From a soldier in the UK Special Forces to a Physical Training Instructor, Communications Specialist and a member of an SAS Counter Terrorism Team, Jason Birch’s career and experience spans a huge range of roles and duties within the military.
Now, the ex-serviceman is a successful entrepreneur and founder of the S.F. Experience, organising events and challenges designed to give civilians a realistic snapshot of what it's like to tackle UK Special Forces selection - including the infamous Fan Dance.
Jason is the latest guest on the Fear Naught podcast, offering his insight on how people can smash their goals, build a growth mindset and teach their brain how to overcome any obstacle.
The Military Mindset
As far back as I can remember, I’ve always loved being outside and physically active. I was heavily into martial arts as a kid and took part in a lot of sporting fights and events. Bruce Lee was my idol growing up. I loved his physicality, but also his philosophy and the idea of expressing yourself through your body in that way.
Despite being so physical, the idea of joining the military didn’t occur to me until I finished school. I was a loaded gun, bouncing from group to group. Martial arts was my first passion, but I also joined the Air Cadets, Sea Cadets and Army Cadets.
As time went on, I got particularly invested in the Army Cadets, and when I left school and started looking at where to go next, the Army really stood out to me.
My dad was in the Forces himself and I spoke to him about this idea I had. He coached me in the military mindset, which was already quite similar to my own, and from then on I was determined to join the Army.
The Power of Failure
I joined the Royal Signals, but after a few years I felt it was time for something else. I wanted a new challenge. I’m one of these characters that rushes into things, so I jumped on the chance to join the Special Forces.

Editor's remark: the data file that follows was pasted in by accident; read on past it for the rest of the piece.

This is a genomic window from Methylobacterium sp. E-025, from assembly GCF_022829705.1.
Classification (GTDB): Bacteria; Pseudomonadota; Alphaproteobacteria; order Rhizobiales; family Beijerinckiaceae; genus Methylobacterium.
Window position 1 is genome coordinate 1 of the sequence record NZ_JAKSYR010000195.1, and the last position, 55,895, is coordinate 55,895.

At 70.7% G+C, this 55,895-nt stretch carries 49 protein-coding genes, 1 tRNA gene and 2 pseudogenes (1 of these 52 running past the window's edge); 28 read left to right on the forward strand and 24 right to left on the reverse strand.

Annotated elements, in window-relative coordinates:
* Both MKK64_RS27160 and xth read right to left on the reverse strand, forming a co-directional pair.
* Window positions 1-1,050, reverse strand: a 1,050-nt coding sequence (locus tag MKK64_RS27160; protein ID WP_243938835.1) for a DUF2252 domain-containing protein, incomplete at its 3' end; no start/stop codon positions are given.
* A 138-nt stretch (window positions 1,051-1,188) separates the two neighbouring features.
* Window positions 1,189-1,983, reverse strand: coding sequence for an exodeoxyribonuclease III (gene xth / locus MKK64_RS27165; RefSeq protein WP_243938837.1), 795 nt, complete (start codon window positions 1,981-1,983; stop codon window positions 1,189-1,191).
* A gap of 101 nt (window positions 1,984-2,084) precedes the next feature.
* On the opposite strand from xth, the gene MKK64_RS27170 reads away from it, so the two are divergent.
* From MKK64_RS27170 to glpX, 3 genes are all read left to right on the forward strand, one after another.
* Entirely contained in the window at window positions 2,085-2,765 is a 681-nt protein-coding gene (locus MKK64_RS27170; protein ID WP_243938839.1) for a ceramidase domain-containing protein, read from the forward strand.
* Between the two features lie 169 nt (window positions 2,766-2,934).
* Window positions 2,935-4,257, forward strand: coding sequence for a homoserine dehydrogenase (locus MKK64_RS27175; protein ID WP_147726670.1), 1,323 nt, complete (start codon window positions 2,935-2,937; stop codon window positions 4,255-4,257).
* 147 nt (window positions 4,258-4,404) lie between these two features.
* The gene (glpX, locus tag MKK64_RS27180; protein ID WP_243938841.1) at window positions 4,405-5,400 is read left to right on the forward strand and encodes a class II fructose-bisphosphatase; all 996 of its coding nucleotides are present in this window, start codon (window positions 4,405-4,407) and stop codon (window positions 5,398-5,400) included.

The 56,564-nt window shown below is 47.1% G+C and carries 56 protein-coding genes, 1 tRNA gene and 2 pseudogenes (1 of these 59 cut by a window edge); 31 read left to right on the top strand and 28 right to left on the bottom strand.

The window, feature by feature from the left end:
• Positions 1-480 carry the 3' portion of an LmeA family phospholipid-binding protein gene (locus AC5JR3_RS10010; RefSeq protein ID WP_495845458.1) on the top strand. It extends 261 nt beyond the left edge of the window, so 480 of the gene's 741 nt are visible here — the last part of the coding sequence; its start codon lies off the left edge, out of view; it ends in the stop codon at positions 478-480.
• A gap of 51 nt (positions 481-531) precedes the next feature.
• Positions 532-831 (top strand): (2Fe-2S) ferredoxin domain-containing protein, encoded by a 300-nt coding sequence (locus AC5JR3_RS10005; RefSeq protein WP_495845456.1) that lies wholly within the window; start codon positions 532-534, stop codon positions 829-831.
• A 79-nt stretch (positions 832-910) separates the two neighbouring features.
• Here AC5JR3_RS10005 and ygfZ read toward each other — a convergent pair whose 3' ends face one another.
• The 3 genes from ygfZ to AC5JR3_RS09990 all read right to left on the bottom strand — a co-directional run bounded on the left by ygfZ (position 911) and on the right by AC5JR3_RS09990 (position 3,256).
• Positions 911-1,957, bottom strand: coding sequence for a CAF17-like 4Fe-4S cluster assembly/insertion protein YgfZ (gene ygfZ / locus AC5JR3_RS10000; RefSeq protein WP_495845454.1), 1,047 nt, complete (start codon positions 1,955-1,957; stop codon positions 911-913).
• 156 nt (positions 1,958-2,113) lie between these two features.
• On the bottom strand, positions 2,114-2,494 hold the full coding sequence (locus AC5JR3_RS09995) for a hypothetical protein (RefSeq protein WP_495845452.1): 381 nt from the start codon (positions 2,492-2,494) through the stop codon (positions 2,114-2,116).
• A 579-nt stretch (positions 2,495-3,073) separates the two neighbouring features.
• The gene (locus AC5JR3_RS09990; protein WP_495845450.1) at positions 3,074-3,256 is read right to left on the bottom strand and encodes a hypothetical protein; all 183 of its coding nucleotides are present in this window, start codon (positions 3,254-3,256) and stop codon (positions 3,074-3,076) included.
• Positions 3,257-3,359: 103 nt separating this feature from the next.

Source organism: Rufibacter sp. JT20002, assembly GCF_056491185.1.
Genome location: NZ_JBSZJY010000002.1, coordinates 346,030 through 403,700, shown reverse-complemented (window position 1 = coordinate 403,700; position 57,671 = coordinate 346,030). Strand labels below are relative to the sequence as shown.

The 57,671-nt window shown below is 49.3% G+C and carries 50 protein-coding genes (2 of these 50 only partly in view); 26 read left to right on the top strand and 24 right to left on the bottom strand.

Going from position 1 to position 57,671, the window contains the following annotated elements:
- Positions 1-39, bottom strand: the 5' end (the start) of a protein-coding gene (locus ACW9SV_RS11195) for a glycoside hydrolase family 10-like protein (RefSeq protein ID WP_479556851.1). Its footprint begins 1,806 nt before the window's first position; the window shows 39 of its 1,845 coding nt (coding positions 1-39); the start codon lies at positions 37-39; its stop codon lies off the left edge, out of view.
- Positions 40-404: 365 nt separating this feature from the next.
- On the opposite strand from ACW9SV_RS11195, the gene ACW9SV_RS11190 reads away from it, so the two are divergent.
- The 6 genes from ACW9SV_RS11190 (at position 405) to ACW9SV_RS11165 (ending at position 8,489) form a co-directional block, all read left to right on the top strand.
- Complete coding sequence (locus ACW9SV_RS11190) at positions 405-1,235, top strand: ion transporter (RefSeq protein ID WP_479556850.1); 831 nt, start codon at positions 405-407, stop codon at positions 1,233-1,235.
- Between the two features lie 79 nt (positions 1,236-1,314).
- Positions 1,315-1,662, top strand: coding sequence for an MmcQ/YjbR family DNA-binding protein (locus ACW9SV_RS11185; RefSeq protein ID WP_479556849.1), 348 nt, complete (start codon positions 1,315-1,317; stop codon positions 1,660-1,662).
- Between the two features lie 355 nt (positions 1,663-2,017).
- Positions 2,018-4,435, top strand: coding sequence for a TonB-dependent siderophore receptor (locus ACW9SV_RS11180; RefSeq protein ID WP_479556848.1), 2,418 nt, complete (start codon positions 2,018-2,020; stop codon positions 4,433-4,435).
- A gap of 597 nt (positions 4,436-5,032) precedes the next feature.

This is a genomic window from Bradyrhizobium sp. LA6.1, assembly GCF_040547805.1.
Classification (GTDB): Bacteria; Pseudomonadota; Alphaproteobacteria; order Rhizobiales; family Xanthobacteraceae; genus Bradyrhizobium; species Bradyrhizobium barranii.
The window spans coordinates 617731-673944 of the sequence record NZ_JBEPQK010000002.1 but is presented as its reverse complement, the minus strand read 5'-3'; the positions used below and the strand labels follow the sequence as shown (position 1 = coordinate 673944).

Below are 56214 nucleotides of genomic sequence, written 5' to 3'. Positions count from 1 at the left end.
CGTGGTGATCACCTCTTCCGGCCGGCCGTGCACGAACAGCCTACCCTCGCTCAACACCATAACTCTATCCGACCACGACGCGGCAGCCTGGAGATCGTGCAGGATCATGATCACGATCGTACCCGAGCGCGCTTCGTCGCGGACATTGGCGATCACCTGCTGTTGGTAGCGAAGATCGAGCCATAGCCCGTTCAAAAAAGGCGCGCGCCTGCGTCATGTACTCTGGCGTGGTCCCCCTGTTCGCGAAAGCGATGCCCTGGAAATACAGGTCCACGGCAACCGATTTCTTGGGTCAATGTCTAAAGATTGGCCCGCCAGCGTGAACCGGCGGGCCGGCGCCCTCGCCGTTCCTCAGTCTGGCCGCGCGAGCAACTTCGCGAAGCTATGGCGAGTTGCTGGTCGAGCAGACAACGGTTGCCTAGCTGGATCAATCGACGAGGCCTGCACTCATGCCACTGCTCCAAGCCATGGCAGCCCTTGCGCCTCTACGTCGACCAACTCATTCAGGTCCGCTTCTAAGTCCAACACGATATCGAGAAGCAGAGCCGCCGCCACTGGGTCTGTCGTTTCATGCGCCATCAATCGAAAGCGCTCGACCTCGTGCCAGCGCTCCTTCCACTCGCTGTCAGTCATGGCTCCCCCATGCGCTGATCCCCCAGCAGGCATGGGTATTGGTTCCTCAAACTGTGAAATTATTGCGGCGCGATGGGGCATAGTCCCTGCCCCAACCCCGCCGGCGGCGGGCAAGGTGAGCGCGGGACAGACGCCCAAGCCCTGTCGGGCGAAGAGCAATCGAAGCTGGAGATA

And, to be honest, I got it wrong.
I wasn’t prepared for how rigorous the selection process would be and I rushed my training. I was being given this great opportunity, but I never accounted for how I would fit it in around everything else. I didn't even know how to train for it, let alone where to train. In the end, I just had to try and squeeze in exercises whenever I could, which often meant running on the streets of York with a bergen on my back, gaining nothing but shin splints.
Unsurprisingly, when the big day arrived I didn't last a heartbeat. I was sent back to my unit with my tail between my legs. It was a horrible moment and it made me massively reassess myself. I wasn’t used to failure – I know a lot of people say that, but I really wasn’t. It knocked me massively.
But that negativity spurred me on to train like hell and make sure I was ready for next time. I did everything I didn’t do the first time. Being physically prepared also helped me be mentally prepared. Once my mind is satisfied I’ve done all I can to prepare for something, I know I’ll succeed at it. In the end, I passed with flying colours. I never would have been so successful that second time around if I hadn’t failed the first.
The S.F. Experience
The S.F. Experience was the result of a tragedy combined with my passion for coaching. In 2013, three guys that were attempting SAS Selection unfortunately died on an exercise in the Brecon Beacons. It hit home for me, as they were doing something I had been through myself. I reached out to the families and told them that I wanted to put a memorial event together for the three of them, marching across the hills in their honour. It quickly gathered momentum and what was originally just me and a few other guys suddenly spiralled into quite a big thing.
I was thrust into the management side of running such events and from there the S.F. Experience was born, offering civilians a taste of what the Special Forces go through. We now offer lots of different activities and challenges for people to take part in and put their body and mind to the test, including the Fan Dance.
Pictured: Jason Birch with James Dunsby's dad, David. James was one of the three who died during SAS Selection.
What is the Fan Dance?
The Fan Dance is a 24 km load bearing march and replicates the pre-selection Special Forces test to weed out those who haven’t put in the prep time or worked hard enough to join. Candidates climb Pen y Fan's west slope, the highest peak in southern Britain, and then descend on the far side, known as Jacob's Ladder to a turn-around point, then back the same way. The time limit is four hours and ten minutes, regardless of weather, your watch is taken from you and have no way of knowing how long it’s been or what the time is. There’s a real sense of challenge and camaraderie – that feeling of ‘are we going to make it?’